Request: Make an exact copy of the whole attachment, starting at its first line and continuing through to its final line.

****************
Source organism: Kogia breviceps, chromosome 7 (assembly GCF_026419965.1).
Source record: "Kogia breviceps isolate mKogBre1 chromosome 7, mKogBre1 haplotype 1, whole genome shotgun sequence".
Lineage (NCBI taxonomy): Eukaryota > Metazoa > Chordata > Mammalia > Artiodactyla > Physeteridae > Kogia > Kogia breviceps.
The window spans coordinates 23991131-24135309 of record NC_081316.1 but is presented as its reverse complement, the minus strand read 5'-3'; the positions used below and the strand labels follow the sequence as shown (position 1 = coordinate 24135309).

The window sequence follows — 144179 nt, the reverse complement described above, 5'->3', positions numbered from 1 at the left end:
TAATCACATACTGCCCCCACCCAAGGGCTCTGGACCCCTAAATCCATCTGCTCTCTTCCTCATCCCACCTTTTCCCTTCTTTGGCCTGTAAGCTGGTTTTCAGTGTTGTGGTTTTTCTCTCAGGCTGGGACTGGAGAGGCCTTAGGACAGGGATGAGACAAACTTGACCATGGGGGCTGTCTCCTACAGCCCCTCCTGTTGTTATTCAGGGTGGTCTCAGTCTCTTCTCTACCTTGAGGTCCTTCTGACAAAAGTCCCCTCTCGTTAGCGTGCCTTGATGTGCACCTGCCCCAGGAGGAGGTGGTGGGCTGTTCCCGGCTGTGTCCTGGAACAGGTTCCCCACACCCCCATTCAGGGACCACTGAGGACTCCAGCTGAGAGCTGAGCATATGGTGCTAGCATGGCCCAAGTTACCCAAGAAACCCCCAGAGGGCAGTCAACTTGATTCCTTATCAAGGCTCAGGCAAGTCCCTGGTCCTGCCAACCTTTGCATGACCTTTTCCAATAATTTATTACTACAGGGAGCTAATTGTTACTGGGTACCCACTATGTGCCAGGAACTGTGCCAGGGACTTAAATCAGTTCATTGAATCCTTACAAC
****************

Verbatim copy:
Source organism: Kogia breviceps, chromosome 7 (assembly GCF_026419965.1).
Source record: "Kogia breviceps isolate mKogBre1 chromosome 7, mKogBre1 haplotype 1, whole genome shotgun sequence".
Lineage (NCBI taxonomy): Eukaryota > Metazoa > Chordata > Mammalia > Artiodactyla > Physeteridae > Kogia > Kogia breviceps.
The window spans coordinates 23991131-24135309 of record NC_081316.1 but is presented as its reverse complement, the minus strand read 5'-3'; the positions used below and the strand labels follow the sequence as shown (position 1 = coordinate 24135309).

The window sequence follows — 144179 nt, the reverse complement described above, 5'->3', positions numbered from 1 at the left end:
TAATCACATACTGCCCCCACCCAAGGGCTCTGGACCCCTAAATCCATCTGCTCTCTTCCTCATCCCACCTTTTCCCTTCTTTGGCCTGTAAGCTGGTTTTCAGTGTTGTGGTTTTTCTCTCAGGCTGGGACTGGAGAGGCCTTAGGACAGGGATGAGACAAACTTGACCATGGGGGCTGTCTCCTACAGCCCCTCCTGTTGTTATTCAGGGTGGTCTCAGTCTCTTCTCTACCTTGAGGTCCTTCTGACAAAAGTCCCCTCTCGTTAGCGTGCCTTGATGTGCACCTGCCCCAGGAGGAGGTGGTGGGCTGTTCCCGGCTGTGTCCTGGAACAGGTTCCCCACACCCCCATTCAGGGACCACTGAGGACTCCAGCTGAGAGCTGAGCATATGGTGCTAGCATGGCCCAAGTTACCCAAGAAACCCCCAGAGGGCAGTCAACTTGATTCCTTATCAAGGCTCAGGCAAGTCCCTGGTCCTGCCAACCTTTGCATGACCTTTTCCAATAATTTATTACTACAGGGAGCTAATTGTTACTGGGTACCCACTATGTGCCAGGAACTGTGCCAGGGACTTAAATCAGTTCATTGAATCCTTACAAC